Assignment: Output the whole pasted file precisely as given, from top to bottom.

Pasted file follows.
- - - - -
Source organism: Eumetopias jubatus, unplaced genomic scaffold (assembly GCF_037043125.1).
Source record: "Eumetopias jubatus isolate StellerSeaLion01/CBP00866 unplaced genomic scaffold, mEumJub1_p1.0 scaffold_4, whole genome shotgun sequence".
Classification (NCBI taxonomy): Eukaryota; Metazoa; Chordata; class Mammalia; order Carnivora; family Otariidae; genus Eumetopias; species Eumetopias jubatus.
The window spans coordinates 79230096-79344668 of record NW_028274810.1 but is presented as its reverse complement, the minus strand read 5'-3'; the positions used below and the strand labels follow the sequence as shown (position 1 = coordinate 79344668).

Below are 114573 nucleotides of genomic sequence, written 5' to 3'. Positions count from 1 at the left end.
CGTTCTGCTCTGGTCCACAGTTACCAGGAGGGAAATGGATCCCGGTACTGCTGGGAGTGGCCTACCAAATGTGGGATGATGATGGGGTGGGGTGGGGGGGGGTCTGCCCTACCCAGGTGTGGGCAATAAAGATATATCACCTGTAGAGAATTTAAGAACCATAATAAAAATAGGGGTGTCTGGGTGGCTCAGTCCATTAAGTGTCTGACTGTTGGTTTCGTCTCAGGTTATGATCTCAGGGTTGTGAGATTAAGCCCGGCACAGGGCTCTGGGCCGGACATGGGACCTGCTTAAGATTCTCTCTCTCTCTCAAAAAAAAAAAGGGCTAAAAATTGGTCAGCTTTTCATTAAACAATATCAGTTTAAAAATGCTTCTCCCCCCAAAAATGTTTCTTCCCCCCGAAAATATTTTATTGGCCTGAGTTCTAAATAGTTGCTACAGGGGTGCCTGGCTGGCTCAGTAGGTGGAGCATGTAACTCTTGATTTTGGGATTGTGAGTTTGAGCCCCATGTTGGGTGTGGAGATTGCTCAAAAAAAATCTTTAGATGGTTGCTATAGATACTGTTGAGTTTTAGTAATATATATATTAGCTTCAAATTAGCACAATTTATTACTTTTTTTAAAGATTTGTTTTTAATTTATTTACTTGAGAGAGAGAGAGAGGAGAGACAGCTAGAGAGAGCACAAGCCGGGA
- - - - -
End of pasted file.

Source organism: Eumetopias jubatus, unplaced genomic scaffold (assembly GCF_037043125.1).
Source record: "Eumetopias jubatus isolate StellerSeaLion01/CBP00866 unplaced genomic scaffold, mEumJub1_p1.0 scaffold_4, whole genome shotgun sequence".
Classification (NCBI taxonomy): Eukaryota; Metazoa; Chordata; class Mammalia; order Carnivora; family Otariidae; genus Eumetopias; species Eumetopias jubatus.
The window spans coordinates 79230096-79344668 of record NW_028274810.1 but is presented as its reverse complement, the minus strand read 5'-3'; the positions used below and the strand labels follow the sequence as shown (position 1 = coordinate 79344668).

Below are 114573 nucleotides of genomic sequence, written 5' to 3'. Positions count from 1 at the left end.
CGTTCTGCTCTGGTCCACAGTTACCAGGAGGGAAATGGATCCCGGTACTGCTGGGAGTGGCCTACCAAATGTGGGATGATGATGGGGTGGGGTGGGGGGGGGTCTGCCCTACCCAGGTGTGGGCAATAAAGATATATCACCTGTAGAGAATTTAAGAACCATAATAAAAATAGGGGTGTCTGGGTGGCTCAGTCCATTAAGTGTCTGACTGTTGGTTTCGTCTCAGGTTATGATCTCAGGGTTGTGAGATTAAGCCCGGCACAGGGCTCTGGGCCGGACATGGGACCTGCTTAAGATTCTCTCTCTCTCTCAAAAAAAAAAAGGGCTAAAAATTGGTCAGCTTTTCATTAAACAATATCAGTTTAAAAATGCTTCTCCCCCCAAAAATGTTTCTTCCCCCCGAAAATATTTTATTGGCCTGAGTTCTAAATAGTTGCTACAGGGGTGCCTGGCTGGCTCAGTAGGTGGAGCATGTAACTCTTGATTTTGGGATTGTGAGTTTGAGCCCCATGTTGGGTGTGGAGATTGCTCAAAAAAAATCTTTAGATGGTTGCTATAGATACTGTTGAGTTTTAGTAATATATATATTAGCTTCAAATTAGCACAATTTATTACTTTTTTTAAAGATTTGTTTTTAATTTATTTACTTGAGAGAGAGAGAGAGGAGAGACAGCTAGAGAGAGCACAAGCCGGGA